The Collected Letters, Volume 13


TC TO MARY RICH ; 21 June 1841; DOI: 10.1215/lt-18410621-TC-MRI-01; CL 13: 159-160


Chelsea, 21 june, 1841

Dear Mrs Rich,

Do you think your Sister, Mrs R. Mackintosh,1 has got a Copy of Emerson's Essays which she could lend me for a while? I am about reprinting the Book, with a little Preface, for our English market; in which operation a complete copy to lie beside me will naturally prove desirable. Of our two copies, which we lately had, one is gone to be torn up by the Printer, and the other is lent to French Rio, whom, as he had decided to read it “four times over,” there was no refusing!2 Failing Mrs M., John Sterling has a copy, which I think I can get with some difficulty. Nay, if need were, I might contrive to dispense with such accommodation altogether.

We hope now we have got a house in Scotland in my birthland; very cheap, commodious, tolerably solitary, yet within reach of my kindred and of most of the North-Country people I care about. It is close by a place called Annan; final news of the bargain being struck are expected this week. Do you know the Scotch song:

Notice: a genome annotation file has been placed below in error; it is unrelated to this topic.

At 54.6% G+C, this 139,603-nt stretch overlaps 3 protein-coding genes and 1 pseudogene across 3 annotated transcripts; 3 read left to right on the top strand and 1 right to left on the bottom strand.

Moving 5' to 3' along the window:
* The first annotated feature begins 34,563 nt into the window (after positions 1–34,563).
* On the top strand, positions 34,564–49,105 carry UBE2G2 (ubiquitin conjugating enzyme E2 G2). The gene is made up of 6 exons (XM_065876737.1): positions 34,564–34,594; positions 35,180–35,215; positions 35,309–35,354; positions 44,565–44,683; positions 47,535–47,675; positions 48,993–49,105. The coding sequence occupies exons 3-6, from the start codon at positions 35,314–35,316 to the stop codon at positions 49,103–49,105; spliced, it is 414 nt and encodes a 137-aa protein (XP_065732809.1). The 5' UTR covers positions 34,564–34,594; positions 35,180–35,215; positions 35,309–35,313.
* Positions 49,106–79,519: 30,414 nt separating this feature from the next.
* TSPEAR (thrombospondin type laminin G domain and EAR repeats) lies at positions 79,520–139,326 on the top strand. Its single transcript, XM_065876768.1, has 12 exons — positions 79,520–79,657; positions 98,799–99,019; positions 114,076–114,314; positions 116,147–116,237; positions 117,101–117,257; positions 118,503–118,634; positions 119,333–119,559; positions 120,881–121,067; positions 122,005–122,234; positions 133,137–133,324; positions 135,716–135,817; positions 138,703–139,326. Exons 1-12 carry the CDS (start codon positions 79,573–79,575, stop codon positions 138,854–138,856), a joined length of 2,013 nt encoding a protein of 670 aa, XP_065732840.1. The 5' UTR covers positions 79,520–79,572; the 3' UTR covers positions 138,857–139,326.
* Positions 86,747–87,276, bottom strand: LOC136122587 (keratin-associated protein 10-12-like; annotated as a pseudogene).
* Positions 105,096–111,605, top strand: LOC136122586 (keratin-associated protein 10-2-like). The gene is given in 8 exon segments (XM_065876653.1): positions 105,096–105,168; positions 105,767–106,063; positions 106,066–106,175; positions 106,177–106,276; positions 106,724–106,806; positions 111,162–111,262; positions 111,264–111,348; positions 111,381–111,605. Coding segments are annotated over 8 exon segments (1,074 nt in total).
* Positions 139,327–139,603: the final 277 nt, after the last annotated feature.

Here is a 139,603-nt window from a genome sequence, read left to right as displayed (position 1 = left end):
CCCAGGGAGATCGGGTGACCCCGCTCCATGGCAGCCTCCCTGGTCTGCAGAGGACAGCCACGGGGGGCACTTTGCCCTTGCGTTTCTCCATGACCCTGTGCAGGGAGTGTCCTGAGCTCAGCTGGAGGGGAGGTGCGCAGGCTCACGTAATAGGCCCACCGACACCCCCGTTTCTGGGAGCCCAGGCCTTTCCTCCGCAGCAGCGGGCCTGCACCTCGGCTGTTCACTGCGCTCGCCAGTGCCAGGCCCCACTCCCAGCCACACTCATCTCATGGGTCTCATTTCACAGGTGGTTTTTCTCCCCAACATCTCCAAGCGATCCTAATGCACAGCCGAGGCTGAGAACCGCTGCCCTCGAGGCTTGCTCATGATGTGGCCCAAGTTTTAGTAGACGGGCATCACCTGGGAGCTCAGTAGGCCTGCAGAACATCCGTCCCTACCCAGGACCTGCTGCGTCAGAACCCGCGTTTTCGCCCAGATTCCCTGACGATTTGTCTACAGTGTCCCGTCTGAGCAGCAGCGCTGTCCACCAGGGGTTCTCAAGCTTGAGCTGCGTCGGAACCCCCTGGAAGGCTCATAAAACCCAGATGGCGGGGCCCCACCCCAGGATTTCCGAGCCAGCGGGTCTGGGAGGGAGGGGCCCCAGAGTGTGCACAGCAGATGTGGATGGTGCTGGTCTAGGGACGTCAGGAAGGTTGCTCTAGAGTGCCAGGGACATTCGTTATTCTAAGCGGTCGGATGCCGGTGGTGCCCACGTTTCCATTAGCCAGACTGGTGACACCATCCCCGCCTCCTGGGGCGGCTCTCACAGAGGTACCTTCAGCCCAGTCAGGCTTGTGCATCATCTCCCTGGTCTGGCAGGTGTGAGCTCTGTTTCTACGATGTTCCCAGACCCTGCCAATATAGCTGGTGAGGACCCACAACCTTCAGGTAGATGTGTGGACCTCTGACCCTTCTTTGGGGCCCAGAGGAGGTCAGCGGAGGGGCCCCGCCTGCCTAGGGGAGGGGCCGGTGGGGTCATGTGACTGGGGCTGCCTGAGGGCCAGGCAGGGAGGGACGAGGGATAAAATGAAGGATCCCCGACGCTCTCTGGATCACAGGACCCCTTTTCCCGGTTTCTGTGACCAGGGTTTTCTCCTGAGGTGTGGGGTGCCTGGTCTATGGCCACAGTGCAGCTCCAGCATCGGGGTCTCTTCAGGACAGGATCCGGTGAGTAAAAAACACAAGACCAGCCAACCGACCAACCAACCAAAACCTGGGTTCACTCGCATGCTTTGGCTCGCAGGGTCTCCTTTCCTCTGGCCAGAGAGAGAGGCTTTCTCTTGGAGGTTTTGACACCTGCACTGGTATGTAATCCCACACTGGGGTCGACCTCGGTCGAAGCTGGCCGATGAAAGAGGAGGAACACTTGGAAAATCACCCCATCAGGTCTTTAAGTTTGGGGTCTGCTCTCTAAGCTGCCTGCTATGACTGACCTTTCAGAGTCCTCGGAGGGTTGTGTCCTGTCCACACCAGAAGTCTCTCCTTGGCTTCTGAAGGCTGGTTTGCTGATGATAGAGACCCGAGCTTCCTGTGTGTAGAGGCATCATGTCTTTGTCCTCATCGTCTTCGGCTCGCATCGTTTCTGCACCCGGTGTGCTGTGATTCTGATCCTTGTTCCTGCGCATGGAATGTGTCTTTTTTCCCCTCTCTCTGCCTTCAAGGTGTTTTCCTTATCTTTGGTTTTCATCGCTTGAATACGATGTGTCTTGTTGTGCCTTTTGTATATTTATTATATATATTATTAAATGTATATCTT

“Where will our goodman lie,
Where will our goodman lie,
Where will our goodman lie
Till he shoot o'er the simmer?
Up amang the hen-balks, the hen-balks
Up amang the hen-balks,
Amang the rotten timmer!”3

Let us be thankful, therefore, and take sweetly to our roost, such as it is.

Yours ever truly /

T. Carlyle